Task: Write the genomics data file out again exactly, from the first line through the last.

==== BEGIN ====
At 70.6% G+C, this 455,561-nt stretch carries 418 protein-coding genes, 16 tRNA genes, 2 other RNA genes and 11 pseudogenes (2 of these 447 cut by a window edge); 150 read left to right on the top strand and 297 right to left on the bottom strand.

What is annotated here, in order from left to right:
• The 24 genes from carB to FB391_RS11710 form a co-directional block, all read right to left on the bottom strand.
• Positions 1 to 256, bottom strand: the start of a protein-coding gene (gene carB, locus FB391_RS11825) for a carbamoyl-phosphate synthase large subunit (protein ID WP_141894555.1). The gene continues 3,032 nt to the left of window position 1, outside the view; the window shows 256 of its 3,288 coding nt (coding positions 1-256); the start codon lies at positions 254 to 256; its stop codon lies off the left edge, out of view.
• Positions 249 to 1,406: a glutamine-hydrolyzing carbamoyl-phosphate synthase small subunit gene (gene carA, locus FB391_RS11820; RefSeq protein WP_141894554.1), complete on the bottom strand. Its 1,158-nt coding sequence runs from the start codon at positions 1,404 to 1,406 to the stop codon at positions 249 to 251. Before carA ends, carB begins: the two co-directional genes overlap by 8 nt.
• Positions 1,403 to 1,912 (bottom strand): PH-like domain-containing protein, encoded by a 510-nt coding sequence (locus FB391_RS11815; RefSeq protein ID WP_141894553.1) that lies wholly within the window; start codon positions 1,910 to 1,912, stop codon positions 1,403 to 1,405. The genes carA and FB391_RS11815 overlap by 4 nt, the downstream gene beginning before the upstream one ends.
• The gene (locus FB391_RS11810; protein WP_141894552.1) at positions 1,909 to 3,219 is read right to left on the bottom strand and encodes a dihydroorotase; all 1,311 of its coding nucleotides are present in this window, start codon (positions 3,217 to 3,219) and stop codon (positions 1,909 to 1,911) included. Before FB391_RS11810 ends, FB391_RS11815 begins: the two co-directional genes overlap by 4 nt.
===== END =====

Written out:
At 70.6% G+C, this 455,561-nt stretch carries 418 protein-coding genes, 16 tRNA genes, 2 other RNA genes and 11 pseudogenes (2 of these 447 cut by a window edge); 150 read left to right on the top strand and 297 right to left on the bottom strand.

What is annotated here, in order from left to right:
• The 24 genes from carB to FB391_RS11710 form a co-directional block, all read right to left on the bottom strand.
• Positions 1 to 256, bottom strand: the start of a protein-coding gene (gene carB, locus FB391_RS11825) for a carbamoyl-phosphate synthase large subunit (protein ID WP_141894555.1). The gene continues 3,032 nt to the left of window position 1, outside the view; the window shows 256 of its 3,288 coding nt (coding positions 1-256); the start codon lies at positions 254 to 256; its stop codon lies off the left edge, out of view.
• Positions 249 to 1,406: a glutamine-hydrolyzing carbamoyl-phosphate synthase small subunit gene (gene carA, locus FB391_RS11820; RefSeq protein WP_141894554.1), complete on the bottom strand. Its 1,158-nt coding sequence runs from the start codon at positions 1,404 to 1,406 to the stop codon at positions 249 to 251. Before carA ends, carB begins: the two co-directional genes overlap by 8 nt.
• Positions 1,403 to 1,912 (bottom strand): PH-like domain-containing protein, encoded by a 510-nt coding sequence (locus FB391_RS11815; RefSeq protein ID WP_141894553.1) that lies wholly within the window; start codon positions 1,910 to 1,912, stop codon positions 1,403 to 1,405. The genes carA and FB391_RS11815 overlap by 4 nt, the downstream gene beginning before the upstream one ends.
• The gene (locus FB391_RS11810; protein WP_141894552.1) at positions 1,909 to 3,219 is read right to left on the bottom strand and encodes a dihydroorotase; all 1,311 of its coding nucleotides are present in this window, start codon (positions 3,217 to 3,219) and stop codon (positions 1,909 to 1,911) included. Before FB391_RS11810 ends, FB391_RS11815 begins: the two co-directional genes overlap by 4 nt.